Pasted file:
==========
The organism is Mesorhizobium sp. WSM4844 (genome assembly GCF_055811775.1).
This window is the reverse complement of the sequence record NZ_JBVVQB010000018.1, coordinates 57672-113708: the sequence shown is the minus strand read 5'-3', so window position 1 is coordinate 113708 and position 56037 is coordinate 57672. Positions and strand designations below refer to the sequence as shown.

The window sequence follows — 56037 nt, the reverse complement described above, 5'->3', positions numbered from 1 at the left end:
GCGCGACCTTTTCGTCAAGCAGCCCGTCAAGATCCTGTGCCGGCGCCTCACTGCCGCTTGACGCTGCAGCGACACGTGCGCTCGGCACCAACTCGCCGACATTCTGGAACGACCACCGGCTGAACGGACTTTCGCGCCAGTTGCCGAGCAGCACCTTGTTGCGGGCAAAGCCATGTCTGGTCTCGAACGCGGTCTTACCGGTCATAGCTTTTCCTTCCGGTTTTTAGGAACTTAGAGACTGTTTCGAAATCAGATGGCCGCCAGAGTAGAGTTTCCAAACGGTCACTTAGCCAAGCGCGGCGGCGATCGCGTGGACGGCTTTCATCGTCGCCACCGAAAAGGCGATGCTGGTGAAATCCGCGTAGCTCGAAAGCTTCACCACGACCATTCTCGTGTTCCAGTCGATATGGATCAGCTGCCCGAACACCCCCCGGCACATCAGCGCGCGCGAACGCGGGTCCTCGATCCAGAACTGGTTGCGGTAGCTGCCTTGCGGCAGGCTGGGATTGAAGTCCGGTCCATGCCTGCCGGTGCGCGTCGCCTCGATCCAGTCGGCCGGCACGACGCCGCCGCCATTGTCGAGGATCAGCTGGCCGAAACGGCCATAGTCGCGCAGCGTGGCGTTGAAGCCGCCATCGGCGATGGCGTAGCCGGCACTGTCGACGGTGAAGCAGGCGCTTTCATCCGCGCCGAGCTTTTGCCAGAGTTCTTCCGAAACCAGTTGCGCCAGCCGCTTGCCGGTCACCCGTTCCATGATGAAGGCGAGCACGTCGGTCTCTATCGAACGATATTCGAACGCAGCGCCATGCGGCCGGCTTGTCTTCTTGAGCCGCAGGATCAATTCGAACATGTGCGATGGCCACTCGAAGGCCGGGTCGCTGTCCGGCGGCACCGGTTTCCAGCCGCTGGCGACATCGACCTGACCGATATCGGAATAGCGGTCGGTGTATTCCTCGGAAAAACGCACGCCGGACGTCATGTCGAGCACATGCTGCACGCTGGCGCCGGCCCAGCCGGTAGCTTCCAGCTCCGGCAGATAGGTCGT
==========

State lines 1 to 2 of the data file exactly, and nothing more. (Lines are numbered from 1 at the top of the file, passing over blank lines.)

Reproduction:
The organism is Mesorhizobium sp. WSM4844 (genome assembly GCF_055811775.1).
This window is the reverse complement of the sequence record NZ_JBVVQB010000018.1, coordinates 57672-113708: the sequence shown is the minus strand read 5'-3', so window position 1 is coordinate 113708 and position 56037 is coordinate 57672. Positions and strand designations below refer to the sequence as shown.